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- 10-23-2012, 09:43 PM #1
Immigration on the Rise
Immigration on the Rise
Published: 6:29 pm
MEXICO CITY (AP) - A new report by U.S. and Mexican researchers suggests an uptick in the number of illegal migrants headed to the United States in the first half of 2012, and a slight decrease in migrants returning to Mexico.
The report by Mexico's Colegio de la Frontera Norte and the University of Southern California's Tomas Rivera Policy Institute says the U.S. Mexican migrant population appears to have stabilized and may be growing slightly.
It would be the first time net migration outflow from Mexico has increased since the 2007 economic downturn.
The report released Tuesday says that heightened U.S. anti-immigration efforts don't appear to have convinced migrants to leave.
The report is based on surveys done at Mexican border crossings, bus stations and airports, and on U.S. deportation, repatriation and demographics data.
Immigration on the Rise | WOAI: San Antonio NewsIf a man sneaks into your home he is a burglar, not an undocumented tenant you must provide for!
- 10-23-2012, 10:05 PM #2
Report: Illegal Mexican migration to US stabilizes
Report: Illegal Mexican migration to US stabilizes
By MARK STEVENSON
Published: Tuesday, October 23, 2012 at 5:40 p.m.
Last Modified: Tuesday, October 23, 2012 at 5:40 p.m.
MEXICO CITY - The number of migrants crossing illegally into the United States from Mexico appears to have risen some in the first half of 2012, while the number of migrants returning to Mexico decreased, a report by U.S. and Mexican researchers said Tuesday.
It was the first time the net outflow of migrants from Mexico has increased since the 2007 economic slump caused a sharp drop in both migration and the amount of money sent home by Mexicans working in the U.S. as migrants found it harder to find work north of the border.
The report by Mexico's Colegio de la Frontera Norte and the University of Southern California's Tomas Rivera Policy Institute said the number of Mexican-born people in the United States seemed to have stabilized at around 11.7 million and might grow slightly by year's end. The number included Mexicans who migrated legally and those who crossed over illegally.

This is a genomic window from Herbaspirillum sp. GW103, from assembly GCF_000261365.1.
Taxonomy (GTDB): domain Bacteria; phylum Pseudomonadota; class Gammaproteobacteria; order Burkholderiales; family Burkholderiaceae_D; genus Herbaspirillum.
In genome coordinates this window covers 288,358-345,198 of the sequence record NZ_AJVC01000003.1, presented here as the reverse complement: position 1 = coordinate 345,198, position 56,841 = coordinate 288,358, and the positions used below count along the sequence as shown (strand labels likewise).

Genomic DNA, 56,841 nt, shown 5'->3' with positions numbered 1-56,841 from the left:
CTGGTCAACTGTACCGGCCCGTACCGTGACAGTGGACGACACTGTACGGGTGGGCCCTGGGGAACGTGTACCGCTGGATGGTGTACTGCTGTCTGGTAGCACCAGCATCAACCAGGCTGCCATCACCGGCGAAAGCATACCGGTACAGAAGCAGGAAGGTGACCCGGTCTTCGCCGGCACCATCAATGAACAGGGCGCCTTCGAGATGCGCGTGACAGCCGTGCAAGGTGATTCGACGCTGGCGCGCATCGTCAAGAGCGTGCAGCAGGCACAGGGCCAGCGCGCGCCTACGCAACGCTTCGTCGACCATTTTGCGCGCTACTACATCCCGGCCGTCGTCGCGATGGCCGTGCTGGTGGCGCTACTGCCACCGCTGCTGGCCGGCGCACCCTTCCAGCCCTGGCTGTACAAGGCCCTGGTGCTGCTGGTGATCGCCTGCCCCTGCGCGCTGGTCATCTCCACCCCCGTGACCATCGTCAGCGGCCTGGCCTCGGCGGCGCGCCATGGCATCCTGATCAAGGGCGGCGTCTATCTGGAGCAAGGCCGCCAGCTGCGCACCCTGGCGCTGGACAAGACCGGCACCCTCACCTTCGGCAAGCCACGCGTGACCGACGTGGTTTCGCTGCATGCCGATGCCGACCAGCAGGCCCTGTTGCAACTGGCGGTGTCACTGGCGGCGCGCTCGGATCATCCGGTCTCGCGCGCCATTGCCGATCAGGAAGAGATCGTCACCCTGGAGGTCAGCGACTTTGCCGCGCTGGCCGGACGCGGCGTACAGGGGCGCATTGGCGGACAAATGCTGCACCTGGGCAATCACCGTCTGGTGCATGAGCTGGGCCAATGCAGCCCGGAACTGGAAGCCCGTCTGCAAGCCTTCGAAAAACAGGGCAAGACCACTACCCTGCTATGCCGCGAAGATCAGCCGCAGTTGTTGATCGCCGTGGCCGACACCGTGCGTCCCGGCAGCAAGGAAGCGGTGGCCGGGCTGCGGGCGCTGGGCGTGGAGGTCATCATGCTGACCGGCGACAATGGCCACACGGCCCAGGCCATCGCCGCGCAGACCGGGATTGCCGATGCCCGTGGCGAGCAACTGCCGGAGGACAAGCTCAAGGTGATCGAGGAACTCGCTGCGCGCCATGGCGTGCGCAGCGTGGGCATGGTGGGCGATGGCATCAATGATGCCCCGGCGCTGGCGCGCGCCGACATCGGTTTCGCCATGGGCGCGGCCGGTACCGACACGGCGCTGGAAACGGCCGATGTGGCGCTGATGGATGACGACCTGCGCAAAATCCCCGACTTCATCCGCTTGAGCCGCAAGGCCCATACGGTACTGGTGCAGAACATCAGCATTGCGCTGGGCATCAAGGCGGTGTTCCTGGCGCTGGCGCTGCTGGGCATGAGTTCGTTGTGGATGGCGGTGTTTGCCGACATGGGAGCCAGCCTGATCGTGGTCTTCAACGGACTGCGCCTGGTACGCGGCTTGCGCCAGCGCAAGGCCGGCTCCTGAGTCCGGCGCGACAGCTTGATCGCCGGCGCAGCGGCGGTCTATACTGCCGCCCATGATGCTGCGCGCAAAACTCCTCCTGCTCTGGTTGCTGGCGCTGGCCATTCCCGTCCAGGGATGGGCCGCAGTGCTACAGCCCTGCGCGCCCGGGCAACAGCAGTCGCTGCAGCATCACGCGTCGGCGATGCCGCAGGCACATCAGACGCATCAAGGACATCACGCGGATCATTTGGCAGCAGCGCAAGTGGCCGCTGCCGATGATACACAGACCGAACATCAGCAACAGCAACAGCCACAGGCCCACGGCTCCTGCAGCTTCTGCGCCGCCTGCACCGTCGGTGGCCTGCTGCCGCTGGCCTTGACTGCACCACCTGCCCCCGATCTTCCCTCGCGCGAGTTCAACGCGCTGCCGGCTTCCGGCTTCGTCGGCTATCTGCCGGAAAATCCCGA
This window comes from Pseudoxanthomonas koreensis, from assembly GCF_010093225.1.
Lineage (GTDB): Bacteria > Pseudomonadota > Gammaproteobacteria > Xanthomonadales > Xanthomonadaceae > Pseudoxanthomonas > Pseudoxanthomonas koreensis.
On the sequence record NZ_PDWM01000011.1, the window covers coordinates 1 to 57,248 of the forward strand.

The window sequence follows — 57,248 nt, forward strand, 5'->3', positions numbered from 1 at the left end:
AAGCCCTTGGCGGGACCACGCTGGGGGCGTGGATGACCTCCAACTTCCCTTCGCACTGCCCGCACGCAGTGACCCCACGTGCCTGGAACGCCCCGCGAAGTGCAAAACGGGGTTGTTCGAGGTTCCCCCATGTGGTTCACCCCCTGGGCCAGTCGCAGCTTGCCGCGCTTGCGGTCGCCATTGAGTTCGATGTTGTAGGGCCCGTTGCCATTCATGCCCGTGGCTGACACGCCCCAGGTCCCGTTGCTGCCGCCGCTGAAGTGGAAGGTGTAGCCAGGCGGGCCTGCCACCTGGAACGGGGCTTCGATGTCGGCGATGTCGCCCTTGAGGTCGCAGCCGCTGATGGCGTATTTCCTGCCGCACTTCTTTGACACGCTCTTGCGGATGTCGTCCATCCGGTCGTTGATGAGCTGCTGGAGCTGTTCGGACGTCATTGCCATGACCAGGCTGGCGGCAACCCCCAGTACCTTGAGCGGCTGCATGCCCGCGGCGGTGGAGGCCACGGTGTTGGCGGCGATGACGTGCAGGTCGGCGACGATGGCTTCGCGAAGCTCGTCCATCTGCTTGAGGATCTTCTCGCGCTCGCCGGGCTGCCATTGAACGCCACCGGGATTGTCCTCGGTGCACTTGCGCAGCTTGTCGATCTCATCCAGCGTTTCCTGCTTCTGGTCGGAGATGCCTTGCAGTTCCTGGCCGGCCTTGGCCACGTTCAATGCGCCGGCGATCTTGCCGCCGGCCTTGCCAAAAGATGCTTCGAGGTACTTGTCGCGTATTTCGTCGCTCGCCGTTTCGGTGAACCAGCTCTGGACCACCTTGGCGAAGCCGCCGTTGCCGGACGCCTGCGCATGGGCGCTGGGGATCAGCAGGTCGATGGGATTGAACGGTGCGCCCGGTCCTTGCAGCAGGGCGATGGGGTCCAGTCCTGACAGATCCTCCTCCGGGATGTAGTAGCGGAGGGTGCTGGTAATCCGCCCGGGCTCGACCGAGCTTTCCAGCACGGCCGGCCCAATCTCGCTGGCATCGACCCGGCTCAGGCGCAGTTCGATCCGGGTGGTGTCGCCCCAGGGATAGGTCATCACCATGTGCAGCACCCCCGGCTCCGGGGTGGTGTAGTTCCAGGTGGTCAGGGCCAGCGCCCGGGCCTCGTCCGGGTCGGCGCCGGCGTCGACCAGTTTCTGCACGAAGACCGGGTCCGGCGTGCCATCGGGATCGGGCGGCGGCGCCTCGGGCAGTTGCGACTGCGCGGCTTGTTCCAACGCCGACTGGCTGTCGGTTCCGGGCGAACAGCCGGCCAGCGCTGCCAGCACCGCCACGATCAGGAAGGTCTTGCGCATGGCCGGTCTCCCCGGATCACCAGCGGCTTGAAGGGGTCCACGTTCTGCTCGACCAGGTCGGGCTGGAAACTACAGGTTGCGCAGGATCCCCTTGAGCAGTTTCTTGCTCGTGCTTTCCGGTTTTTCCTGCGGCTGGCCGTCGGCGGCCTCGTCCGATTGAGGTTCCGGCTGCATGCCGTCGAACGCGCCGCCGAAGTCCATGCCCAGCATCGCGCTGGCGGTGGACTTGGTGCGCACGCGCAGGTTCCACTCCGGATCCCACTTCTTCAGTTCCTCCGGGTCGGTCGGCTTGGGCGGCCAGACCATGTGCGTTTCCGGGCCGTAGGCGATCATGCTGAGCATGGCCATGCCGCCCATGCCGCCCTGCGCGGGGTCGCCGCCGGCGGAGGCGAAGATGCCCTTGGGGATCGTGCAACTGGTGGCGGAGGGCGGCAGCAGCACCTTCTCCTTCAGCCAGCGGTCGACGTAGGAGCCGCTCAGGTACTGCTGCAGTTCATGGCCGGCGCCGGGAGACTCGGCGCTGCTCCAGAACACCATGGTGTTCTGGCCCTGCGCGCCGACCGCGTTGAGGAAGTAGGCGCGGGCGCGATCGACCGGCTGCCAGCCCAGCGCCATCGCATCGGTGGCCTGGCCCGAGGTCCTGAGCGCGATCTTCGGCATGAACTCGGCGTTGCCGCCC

"The recession-induced decline of undocumented migration from Mexico appears to have stopped in the first half of 2012 amid tentative signs of a renewed northbound flow," the study said.
The report is based on surveys done at Mexican border crossings, bus stations and airports and on U.S. deportation, repatriation and demographics data. It says heightened U.S. enforcement of immigration laws and state initiatives like one enacted in Arizona didn't appear to have persuaded illegal migrants already in the United States to leave.
"Despite evidence of growing psychological effects on the migrants who are removed, the available data suggest that these efforts have failed to have substantial, ongoing effects on the size of the Mexican migrant population," the report said. "Neither the border survey nor the other indicators examined here offers any evidence that those efforts have had any effect on the number of Mexican migrants leaving the country. On the contrary, fewer Mexican migrants have left the United States since those enforcement efforts went into effect."
The report added that "the available data for migration trends in 2012 suggest that the size of that (U.S. Mexican migrant) population might show a small increase across the entire year unless the U.S. economy flattens or declines in the third and fourth quarters."
Rodolfo Garcia Zamora, an immigration expert at the state university in Zacatecas, a Mexican state that is home to many migrants to the U.S., expressed caution about the report, which he was not involved in.
Garcia Zamora feels it is too early to say illegal migration is rebounding, even with a slight uptick in the number of migrants heading north. He said considerable evidence suggests many migrants continue to return to Mexico voluntarily in the face of difficult economic conditions in the United States.
"The evidence we have is that the flow of undocumented migrants to the United States continues stagnant and blocked, and that the number of migrants returning from the United States continues to increase," Garcia Zamora said.
He said about 1,000 families had returned to Zacatecas so far this year. He said returning migrants inform their fellow townspeople about difficult conditions north of the border, thus discouraging them from making the trip.
The report, "The Mexican Migration Monitor," said the prospect for getting a job remains the determining factor for would-be migrants. "Economic conditions in the United States have been, and remain, the primary determinants of the size of Mexican migration flows," it said.
Garcia Zamora said some evidence suggests there may have been "a very slight, very temporary rebound" in migration in the first half of 2012, "because of a rebound in some specific industries where Mexicans work" in the United States, like food service and janitorial service.